Stephen J. Schueler, M.D.

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Lacerations Treatment

Treatment for a laceration may include wound irrigation, wound cleansing, and laceration repair. Additional treatment for lacerations may include a tetanus vaccine, antibiotics, and pain medications.

Treatment options for a laceration include:

Lacerations Specialist

Physicians from the following specialties evaluate and treat lacerations:

Lacerations Sutures

In general, lacerations that require sutures include:

  • Facial lacerations over 1/4 inch (6 mm)
  • Genital lacerations over 1/4 inch (6 mm)
  • Hand or foot lacerations over 1/4 inch (6 mm)
  • Lacerations over 1/2 inch (1.27 cm)

Guidelines for Suture Removal
  • Face: 4 to 5 days
  • Scalp: 7 days
  • Neck: 7 days
  • Trunk: 10 days
  • Extremities: 10 to 14 days

Sutures may need to stay in longer when the laceration is over a joint, or in an area that is under a lot of stress, such as the palm of the hand or sole of the foot.

Lacerations Tetanus

Most children born in the US have received three tetanus shots (boosters) in the past, because these boosters are part of the usual vaccination schedule. Additional tetanus boosters are given every 10 years.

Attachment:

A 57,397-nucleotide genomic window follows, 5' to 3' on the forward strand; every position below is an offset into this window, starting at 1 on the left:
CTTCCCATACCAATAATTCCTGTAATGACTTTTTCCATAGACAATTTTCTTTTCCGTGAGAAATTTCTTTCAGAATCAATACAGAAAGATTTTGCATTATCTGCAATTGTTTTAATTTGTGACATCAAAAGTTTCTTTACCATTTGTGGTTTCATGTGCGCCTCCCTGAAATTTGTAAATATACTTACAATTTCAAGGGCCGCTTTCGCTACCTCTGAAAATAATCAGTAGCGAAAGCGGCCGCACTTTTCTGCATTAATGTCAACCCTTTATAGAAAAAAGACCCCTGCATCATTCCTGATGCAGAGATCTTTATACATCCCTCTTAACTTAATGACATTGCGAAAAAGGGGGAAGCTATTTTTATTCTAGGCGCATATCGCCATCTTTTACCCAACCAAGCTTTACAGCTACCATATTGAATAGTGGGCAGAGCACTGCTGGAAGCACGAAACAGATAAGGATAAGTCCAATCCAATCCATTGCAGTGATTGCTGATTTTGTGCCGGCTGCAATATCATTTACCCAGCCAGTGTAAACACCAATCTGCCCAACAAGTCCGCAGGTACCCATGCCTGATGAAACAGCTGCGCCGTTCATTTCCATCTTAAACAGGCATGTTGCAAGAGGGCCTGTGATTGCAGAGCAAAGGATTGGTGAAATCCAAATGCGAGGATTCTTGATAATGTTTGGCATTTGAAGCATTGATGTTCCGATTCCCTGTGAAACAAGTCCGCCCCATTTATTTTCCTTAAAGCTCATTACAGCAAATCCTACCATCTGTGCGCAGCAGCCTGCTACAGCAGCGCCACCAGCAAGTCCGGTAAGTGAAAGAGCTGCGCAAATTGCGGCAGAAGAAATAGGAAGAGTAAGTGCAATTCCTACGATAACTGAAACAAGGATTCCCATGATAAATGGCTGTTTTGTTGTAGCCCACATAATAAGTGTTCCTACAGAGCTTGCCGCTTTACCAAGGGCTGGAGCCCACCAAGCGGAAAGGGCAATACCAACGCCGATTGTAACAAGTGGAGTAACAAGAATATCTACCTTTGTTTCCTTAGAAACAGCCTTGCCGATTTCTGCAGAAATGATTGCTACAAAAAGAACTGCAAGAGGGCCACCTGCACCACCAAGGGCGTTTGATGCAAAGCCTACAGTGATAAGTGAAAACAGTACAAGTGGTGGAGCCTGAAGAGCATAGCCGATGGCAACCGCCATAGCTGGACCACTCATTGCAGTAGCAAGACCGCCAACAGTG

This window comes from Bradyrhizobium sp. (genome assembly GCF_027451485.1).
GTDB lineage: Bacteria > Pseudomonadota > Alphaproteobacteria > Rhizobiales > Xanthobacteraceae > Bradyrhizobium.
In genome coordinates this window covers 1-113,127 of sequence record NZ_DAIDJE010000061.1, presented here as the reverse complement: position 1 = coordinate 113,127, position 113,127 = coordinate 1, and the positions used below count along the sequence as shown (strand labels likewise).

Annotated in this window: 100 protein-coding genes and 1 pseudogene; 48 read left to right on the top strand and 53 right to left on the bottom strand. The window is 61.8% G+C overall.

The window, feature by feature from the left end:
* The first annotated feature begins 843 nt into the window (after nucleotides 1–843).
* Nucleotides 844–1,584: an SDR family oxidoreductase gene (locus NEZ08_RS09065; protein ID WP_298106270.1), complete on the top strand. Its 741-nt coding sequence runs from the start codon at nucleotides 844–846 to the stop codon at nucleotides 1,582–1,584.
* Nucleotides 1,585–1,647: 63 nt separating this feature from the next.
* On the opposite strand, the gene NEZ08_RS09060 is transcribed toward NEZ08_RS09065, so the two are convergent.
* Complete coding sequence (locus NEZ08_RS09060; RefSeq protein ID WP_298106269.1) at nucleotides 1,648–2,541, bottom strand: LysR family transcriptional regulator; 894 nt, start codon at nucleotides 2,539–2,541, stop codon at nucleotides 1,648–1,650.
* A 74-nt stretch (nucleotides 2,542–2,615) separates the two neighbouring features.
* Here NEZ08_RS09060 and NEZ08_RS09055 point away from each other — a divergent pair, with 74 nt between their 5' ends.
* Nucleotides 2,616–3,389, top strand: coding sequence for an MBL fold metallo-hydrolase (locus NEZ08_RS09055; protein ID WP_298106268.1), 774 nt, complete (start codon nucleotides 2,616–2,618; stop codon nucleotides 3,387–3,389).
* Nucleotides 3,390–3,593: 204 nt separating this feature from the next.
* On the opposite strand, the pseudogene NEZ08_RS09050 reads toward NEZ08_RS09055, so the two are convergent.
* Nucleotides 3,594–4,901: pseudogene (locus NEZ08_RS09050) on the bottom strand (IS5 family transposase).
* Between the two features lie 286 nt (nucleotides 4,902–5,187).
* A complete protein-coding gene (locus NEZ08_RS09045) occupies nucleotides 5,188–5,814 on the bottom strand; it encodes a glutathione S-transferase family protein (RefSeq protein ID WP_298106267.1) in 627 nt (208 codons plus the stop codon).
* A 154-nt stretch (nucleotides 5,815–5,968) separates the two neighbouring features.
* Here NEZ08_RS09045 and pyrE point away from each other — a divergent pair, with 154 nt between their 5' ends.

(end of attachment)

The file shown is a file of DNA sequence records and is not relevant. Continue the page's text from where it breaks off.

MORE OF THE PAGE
Those with lacerations who require treatment to prevent tetanus include:


Dirty wounds include:
  • Wounds that occur outdoors
  • Wounds that contain dirt or foreign material
  • Wounds caused by bites

Treatment Options

Tetanus Vaccine and TIG Recommendations
HistoryClean, Minor WoundOther Wounds
< 3 boostersgive Tdgive Td + TIG
3 boosterspossible Tdpossible Td

Clean and minor wounds may need a booster if it has been more than 10 years since the last tetanus vaccine. Other wounds may need a booster if it has been more than 5 years since last tetanus vaccine.

Continue to Lacerations Home Care

Last Updated: Dec 17, 2010 References
Authors: Stephen J. Schueler, MD; John H. Beckett, MD; D. Scott Gettings, MD
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PubMed Lacerations References
  1. Hess CT. The art of skin and wound care documentation. Adv Skin Wound Care. 2005 Jan-Feb;18(1):43-53. [15714037]
  2. Hogg K, Carley S. Towards evidence based emergency medicine: best BETs from the Manchester Royal Infirmary. Staples or sutures for repair of scalp laceration in adults. Emerg Med J. 2002 Jul;19(4):327-8. [12101148]
  3. Mattick A, Clegg G, Beattie T, Ahmad T. A randomised, controlled trial comparing a tissue adhesive (2-octylcyanoacrylate) with adhesive strips (Steristrips) for paediatric laceration repair. Emerg Med J. 2002 Sep;19(5):405-7. [12204985]
  4. Norman D. The effects of age-related skin changes on wound healing rates. J Wound Care. 2004 May;13(5):199-201. [15160575]
  5. O'Dell ML. Skin and wound infections: an overview. Am Fam Physician. 1998 May 15;57(10):2424-32. [9614412]
  6. Singer AJ, Giordano P, Fitch JL, Gulla J, Ryker D, Chale S. Evaluation of a new high-viscosity octylcyanoacrylate tissue adhesive for laceration repair: a randomized, clinical trial. Acad Emerg Med. 2003 Oct;10(10):1134-7. [14525751]
  7. Singer AJ, Quinn JV, Thode HC Jr, Hollander JE; TraumaSeal Study Group. Determinants of poor outcome after laceration and surgical incision repair. Plast Reconstr Surg. 2002 Aug;110(2):429-35. [12142655]
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